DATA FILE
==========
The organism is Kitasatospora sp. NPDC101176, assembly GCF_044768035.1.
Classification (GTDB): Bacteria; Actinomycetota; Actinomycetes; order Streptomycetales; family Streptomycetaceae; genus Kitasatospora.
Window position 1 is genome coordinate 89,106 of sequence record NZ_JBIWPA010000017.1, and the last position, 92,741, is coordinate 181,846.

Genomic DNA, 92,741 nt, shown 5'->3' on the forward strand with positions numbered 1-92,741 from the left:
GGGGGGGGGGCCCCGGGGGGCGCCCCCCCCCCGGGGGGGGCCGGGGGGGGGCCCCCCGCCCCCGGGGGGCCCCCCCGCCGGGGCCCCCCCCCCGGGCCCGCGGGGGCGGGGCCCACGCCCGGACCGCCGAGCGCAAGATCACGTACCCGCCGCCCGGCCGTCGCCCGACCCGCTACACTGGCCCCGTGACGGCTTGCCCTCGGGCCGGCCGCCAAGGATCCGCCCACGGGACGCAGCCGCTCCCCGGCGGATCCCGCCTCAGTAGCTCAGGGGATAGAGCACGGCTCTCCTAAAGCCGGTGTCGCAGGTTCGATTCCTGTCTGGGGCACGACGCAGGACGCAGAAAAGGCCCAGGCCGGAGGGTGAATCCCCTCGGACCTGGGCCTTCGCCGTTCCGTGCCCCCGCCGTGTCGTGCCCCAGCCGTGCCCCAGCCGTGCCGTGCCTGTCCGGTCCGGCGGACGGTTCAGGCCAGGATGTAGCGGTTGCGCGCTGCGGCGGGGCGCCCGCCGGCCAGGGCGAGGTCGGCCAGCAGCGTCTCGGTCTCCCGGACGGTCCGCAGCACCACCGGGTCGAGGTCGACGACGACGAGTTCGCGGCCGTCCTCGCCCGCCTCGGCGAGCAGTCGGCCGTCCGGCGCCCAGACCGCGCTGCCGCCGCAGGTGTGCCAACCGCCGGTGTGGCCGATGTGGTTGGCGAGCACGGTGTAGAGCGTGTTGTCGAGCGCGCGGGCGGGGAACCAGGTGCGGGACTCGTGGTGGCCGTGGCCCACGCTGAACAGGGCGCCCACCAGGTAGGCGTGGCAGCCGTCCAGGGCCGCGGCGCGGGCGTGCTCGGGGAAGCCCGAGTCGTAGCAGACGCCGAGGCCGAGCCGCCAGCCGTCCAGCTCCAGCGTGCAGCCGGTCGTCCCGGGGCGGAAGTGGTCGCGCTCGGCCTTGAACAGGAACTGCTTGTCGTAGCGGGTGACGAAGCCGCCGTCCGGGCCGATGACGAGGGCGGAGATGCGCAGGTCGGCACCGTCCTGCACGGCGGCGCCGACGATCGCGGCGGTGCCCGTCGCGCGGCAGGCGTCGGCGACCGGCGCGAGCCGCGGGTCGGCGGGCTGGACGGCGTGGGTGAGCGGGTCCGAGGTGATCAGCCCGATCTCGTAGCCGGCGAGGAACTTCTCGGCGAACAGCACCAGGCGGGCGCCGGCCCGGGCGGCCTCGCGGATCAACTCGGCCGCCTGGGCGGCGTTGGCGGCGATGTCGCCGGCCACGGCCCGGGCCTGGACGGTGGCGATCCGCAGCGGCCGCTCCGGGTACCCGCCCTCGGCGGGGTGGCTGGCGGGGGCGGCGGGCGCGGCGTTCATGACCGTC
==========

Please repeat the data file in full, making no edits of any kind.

The organism is Kitasatospora sp. NPDC101176, assembly GCF_044768035.1.
Classification (GTDB): Bacteria; Actinomycetota; Actinomycetes; order Streptomycetales; family Streptomycetaceae; genus Kitasatospora.
Window position 1 is genome coordinate 89,106 of sequence record NZ_JBIWPA010000017.1, and the last position, 92,741, is coordinate 181,846.

Genomic DNA, 92,741 nt, shown 5'->3' on the forward strand with positions numbered 1-92,741 from the left:
GGGGGGGGGGCCCCGGGGGGCGCCCCCCCCCCGGGGGGGGCCGGGGGGGGGCCCCCCGCCCCCGGGGGGCCCCCCCGCCGGGGCCCCCCCCCCGGGCCCGCGGGGGCGGGGCCCACGCCCGGACCGCCGAGCGCAAGATCACGTACCCGCCGCCCGGCCGTCGCCCGACCCGCTACACTGGCCCCGTGACGGCTTGCCCTCGGGCCGGCCGCCAAGGATCCGCCCACGGGACGCAGCCGCTCCCCGGCGGATCCCGCCTCAGTAGCTCAGGGGATAGAGCACGGCTCTCCTAAAGCCGGTGTCGCAGGTTCGATTCCTGTCTGGGGCACGACGCAGGACGCAGAAAAGGCCCAGGCCGGAGGGTGAATCCCCTCGGACCTGGGCCTTCGCCGTTCCGTGCCCCCGCCGTGTCGTGCCCCAGCCGTGCCCCAGCCGTGCCGTGCCTGTCCGGTCCGGCGGACGGTTCAGGCCAGGATGTAGCGGTTGCGCGCTGCGGCGGGGCGCCCGCCGGCCAGGGCGAGGTCGGCCAGCAGCGTCTCGGTCTCCCGGACGGTCCGCAGCACCACCGGGTCGAGGTCGACGACGACGAGTTCGCGGCCGTCCTCGCCCGCCTCGGCGAGCAGTCGGCCGTCCGGCGCCCAGACCGCGCTGCCGCCGCAGGTGTGCCAACCGCCGGTGTGGCCGATGTGGTTGGCGAGCACGGTGTAGAGCGTGTTGTCGAGCGCGCGGGCGGGGAACCAGGTGCGGGACTCGTGGTGGCCGTGGCCCACGCTGAACAGGGCGCCCACCAGGTAGGCGTGGCAGCCGTCCAGGGCCGCGGCGCGGGCGTGCTCGGGGAAGCCCGAGTCGTAGCAGACGCCGAGGCCGAGCCGCCAGCCGTCCAGCTCCAGCGTGCAGCCGGTCGTCCCGGGGCGGAAGTGGTCGCGCTCGGCCTTGAACAGGAACTGCTTGTCGTAGCGGGTGACGAAGCCGCCGTCCGGGCCGATGACGAGGGCGGAGATGCGCAGGTCGGCACCGTCCTGCACGGCGGCGCCGACGATCGCGGCGGTGCCCGTCGCGCGGCAGGCGTCGGCGACCGGCGCGAGCCGCGGGTCGGCGGGCTGGACGGCGTGGGTGAGCGGGTCCGAGGTGATCAGCCCGATCTCGTAGCCGGCGAGGAACTTCTCGGCGAACAGCACCAGGCGGGCGCCGGCCCGGGCGGCCTCGCGGATCAACTCGGCCGCCTGGGCGGCGTTGGCGGCGATGTCGCCGGCCACGGCCCGGGCCTGGACGGTGGCGATCCGCAGCGGCCGCTCCGGGTACCCGCCCTCGGCGGGGTGGCTGGCGGGGGCGGCGGGCGCGGCGTTCATGACCGTC